noun slider /ˈslīdər/ n.
1 a small hamburger or other hot sandwich made with a soft bun.
2 [cognitive slider] A cognitive slider is a jig, the use of which is expressly in the domain of personal development or psychological-sociological effectiveness.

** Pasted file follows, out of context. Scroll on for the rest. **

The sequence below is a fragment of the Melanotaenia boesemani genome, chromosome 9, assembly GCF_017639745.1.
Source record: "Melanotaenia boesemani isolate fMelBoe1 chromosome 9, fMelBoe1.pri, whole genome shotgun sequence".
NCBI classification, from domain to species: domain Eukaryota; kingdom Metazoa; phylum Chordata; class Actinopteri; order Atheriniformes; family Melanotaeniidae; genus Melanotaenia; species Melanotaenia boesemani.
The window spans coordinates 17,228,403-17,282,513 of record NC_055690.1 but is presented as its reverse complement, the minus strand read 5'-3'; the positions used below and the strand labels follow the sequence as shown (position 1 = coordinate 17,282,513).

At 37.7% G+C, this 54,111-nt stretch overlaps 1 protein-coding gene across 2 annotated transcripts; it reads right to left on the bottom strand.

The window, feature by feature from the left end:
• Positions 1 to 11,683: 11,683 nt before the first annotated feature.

ORIGIN: The term slider is of unknown origin; the term cognitive slider was coined by Derek Cabrera to communicate “a relatively small, nourishing or ‘meaty’ mental model” for use in increasing one’s prosocial or emotional intelligence. Like jigs, sliders are applicable to a wide array of situations or circumstances, but somewhat different than jigs, sliders tend to assume far more content (less content-agnosticism). They are more specific in their application to the social, psychological realms and particularly useful for what Cabrera calls “DIY personal development”—a modern form of do-it-yourself personal development or psychotherapy loosely based on the principles of cognitive-behavioral therapy and situated in: the growing distrust of the objectivity and commercialization of the psychological profession, the growing need for heightened prosocial and emotional intelligence, and the modern DIY movements. Like jigs, Cabrera gives various built sliders common, basic, and memorable names such as “Thinkings & Feelings,” “Analog yourself,” “Good new bad news who knows,” “Dysfunction Magnet,” and “the modified Golden Rule.”